The Marginal Propensity to Consume in a Depressed Economy: Evidence from a Lottery and Administrative Data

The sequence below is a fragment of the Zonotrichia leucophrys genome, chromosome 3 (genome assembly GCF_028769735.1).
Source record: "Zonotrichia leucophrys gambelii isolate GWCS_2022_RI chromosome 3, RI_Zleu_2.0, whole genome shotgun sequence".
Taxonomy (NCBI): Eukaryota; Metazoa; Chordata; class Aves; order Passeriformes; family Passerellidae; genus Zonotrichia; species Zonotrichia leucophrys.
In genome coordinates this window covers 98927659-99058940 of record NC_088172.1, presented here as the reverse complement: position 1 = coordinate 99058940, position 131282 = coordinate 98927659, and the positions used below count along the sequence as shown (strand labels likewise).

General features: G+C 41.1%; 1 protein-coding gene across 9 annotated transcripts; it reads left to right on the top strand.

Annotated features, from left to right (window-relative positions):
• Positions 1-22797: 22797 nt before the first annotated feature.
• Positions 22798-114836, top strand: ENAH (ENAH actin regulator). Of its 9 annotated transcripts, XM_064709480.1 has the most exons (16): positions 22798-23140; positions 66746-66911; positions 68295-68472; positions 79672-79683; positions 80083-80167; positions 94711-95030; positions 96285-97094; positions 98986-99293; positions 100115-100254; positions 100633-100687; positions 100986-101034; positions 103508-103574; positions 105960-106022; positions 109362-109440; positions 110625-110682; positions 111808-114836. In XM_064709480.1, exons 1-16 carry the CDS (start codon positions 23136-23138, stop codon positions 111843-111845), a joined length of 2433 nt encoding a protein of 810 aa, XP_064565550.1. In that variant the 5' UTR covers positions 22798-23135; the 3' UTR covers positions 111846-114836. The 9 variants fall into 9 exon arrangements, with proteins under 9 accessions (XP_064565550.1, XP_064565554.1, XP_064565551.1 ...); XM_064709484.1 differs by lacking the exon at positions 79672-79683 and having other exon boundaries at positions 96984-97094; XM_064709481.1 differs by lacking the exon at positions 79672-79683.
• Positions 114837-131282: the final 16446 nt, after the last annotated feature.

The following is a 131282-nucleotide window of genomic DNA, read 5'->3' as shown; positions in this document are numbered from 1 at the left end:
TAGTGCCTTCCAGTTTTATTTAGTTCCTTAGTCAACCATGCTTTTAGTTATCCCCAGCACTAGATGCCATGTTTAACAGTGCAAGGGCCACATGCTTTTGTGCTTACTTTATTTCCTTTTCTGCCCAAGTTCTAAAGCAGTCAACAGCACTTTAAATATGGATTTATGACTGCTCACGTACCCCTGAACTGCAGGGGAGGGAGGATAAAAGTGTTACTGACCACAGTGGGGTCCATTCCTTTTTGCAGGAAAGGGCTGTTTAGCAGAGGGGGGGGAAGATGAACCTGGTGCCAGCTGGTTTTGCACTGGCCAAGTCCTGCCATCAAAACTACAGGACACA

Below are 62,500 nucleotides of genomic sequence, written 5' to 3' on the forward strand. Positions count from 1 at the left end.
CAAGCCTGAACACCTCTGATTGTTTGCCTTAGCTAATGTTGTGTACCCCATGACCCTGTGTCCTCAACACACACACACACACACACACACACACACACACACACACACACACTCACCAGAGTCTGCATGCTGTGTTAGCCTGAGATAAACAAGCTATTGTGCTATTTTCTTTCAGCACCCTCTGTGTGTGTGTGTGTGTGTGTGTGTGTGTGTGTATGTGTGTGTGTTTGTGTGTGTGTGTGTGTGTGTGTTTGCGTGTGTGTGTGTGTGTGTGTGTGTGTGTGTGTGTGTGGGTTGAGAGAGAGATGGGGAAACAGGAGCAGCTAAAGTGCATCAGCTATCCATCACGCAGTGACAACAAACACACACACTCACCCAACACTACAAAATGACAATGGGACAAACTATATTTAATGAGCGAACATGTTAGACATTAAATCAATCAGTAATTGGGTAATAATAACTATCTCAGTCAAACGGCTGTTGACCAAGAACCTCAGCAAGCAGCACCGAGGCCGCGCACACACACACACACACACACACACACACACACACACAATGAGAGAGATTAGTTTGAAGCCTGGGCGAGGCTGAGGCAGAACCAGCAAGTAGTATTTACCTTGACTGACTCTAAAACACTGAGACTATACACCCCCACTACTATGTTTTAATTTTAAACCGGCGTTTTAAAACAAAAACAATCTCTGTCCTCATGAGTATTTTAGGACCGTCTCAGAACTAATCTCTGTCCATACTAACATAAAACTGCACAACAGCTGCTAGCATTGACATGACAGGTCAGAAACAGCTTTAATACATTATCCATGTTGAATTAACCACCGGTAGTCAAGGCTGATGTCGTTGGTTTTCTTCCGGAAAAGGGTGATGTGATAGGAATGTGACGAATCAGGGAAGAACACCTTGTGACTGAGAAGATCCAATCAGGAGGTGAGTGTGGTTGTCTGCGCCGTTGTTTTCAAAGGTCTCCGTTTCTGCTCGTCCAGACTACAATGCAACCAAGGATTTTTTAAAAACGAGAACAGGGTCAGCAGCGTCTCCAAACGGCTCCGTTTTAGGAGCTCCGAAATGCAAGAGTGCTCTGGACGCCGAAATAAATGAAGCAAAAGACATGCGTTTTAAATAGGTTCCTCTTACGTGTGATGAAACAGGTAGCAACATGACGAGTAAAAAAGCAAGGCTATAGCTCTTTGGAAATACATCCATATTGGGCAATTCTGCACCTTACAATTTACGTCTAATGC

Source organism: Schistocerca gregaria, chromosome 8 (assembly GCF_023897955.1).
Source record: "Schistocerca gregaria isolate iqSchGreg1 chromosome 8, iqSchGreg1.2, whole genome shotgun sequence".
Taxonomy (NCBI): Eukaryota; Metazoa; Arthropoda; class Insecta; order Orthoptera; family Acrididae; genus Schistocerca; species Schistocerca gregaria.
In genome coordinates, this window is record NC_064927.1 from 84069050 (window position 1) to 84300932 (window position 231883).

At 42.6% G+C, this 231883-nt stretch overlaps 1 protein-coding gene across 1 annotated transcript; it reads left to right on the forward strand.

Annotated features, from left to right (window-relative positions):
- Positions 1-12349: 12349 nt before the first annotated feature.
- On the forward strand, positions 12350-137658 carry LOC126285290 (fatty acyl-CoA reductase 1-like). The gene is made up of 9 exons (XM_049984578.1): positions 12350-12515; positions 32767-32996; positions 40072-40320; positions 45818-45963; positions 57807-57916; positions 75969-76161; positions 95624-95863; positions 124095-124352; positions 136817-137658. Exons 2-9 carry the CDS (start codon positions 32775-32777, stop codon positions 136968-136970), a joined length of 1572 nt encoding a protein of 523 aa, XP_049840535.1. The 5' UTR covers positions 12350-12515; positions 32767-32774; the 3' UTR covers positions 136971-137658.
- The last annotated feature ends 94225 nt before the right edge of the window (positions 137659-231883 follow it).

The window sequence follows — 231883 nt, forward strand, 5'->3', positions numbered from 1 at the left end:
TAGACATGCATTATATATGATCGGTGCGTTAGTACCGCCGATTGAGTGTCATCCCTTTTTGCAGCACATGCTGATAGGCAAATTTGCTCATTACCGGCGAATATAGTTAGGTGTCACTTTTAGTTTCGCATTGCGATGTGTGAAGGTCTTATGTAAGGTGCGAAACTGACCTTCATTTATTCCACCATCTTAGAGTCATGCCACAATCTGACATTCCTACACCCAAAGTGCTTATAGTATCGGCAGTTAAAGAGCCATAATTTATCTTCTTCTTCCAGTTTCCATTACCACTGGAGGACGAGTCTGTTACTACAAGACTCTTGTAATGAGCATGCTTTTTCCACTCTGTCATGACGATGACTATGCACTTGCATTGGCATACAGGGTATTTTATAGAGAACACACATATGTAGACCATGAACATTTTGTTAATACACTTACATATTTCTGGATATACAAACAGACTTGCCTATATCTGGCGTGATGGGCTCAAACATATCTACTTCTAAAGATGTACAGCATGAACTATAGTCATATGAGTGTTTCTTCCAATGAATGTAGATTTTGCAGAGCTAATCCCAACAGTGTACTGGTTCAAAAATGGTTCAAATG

We use the quasi-experimental setting of a tax lottery together with administrative and survey data to provide both revealed-preference estimates of the marginal propensity to consumer (MPC) as well as reported-preference estimates for the same sample of households. Within a depressed economic environment, where there are scarce opportunities for consumer credit, we uncover significantly high MPCs, ranging from 48% to 59%. The estimates from the two methodologies are similar, lending credence to the data. There is significant heterogeneity in MPC, and we link it to observable household characteristics. Households report a much higher MPC for unexpected income losses than for gains. This asymmetry is reflected in their reported saving behavior with households limiting their reduction of debt repayment after unexpected losses.